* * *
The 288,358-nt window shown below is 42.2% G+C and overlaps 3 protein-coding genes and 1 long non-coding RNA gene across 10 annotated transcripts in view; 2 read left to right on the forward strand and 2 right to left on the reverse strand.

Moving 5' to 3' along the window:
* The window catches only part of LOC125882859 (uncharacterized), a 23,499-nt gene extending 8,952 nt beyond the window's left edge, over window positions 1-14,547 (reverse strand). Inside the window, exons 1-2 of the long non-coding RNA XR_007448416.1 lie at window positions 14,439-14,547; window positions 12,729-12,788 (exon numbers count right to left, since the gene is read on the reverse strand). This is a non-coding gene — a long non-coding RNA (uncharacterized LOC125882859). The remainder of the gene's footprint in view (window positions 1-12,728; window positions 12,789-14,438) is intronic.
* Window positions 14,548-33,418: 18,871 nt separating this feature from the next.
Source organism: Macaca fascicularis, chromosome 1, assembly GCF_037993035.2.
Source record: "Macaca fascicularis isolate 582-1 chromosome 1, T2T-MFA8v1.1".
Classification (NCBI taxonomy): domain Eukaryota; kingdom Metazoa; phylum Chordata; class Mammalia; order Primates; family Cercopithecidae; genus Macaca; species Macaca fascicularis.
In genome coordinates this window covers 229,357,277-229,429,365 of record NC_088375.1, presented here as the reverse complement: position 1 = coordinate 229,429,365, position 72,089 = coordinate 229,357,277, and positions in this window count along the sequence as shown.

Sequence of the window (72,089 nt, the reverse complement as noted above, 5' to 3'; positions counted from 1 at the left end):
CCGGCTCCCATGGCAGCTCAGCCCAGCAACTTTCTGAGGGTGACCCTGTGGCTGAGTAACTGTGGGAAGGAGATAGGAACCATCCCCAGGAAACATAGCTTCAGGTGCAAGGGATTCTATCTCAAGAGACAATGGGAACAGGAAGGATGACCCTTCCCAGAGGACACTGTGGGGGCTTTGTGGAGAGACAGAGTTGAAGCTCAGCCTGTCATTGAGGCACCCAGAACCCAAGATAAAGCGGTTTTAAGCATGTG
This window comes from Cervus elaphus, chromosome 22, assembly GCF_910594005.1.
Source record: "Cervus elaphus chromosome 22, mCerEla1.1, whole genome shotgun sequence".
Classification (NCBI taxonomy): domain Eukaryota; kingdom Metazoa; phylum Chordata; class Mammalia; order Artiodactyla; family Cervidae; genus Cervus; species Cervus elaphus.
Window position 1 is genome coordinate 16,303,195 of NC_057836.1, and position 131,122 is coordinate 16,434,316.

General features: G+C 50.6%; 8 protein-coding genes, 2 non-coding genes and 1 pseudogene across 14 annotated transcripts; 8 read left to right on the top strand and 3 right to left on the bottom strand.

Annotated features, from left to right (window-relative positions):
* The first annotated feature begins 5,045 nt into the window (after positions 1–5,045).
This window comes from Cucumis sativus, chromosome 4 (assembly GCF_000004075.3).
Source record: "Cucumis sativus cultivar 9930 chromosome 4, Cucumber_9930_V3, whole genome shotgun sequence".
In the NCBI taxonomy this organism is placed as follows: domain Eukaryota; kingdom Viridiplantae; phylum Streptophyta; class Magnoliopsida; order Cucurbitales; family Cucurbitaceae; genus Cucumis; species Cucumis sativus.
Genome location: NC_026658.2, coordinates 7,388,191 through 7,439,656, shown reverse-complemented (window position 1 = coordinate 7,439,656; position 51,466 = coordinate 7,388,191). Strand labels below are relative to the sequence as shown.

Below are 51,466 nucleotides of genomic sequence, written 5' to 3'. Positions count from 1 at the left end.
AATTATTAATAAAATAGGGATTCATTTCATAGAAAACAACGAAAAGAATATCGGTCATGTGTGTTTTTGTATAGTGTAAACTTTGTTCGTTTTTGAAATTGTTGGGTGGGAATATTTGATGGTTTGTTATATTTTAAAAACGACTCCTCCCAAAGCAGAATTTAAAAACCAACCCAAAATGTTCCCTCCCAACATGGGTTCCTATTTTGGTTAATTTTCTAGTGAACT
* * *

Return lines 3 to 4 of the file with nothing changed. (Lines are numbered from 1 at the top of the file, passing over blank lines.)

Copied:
* The window catches only part of LOC125882859 (uncharacterized), a 23,499-nt gene extending 8,952 nt beyond the window's left edge, over window positions 1-14,547 (reverse strand). Inside the window, exons 1-2 of the long non-coding RNA XR_007448416.1 lie at window positions 14,439-14,547; window positions 12,729-12,788 (exon numbers count right to left, since the gene is read on the reverse strand). This is a non-coding gene — a long non-coding RNA (uncharacterized LOC125882859). The remainder of the gene's footprint in view (window positions 1-12,728; window positions 12,789-14,438) is intronic.
* Window positions 14,548-33,418: 18,871 nt separating this feature from the next.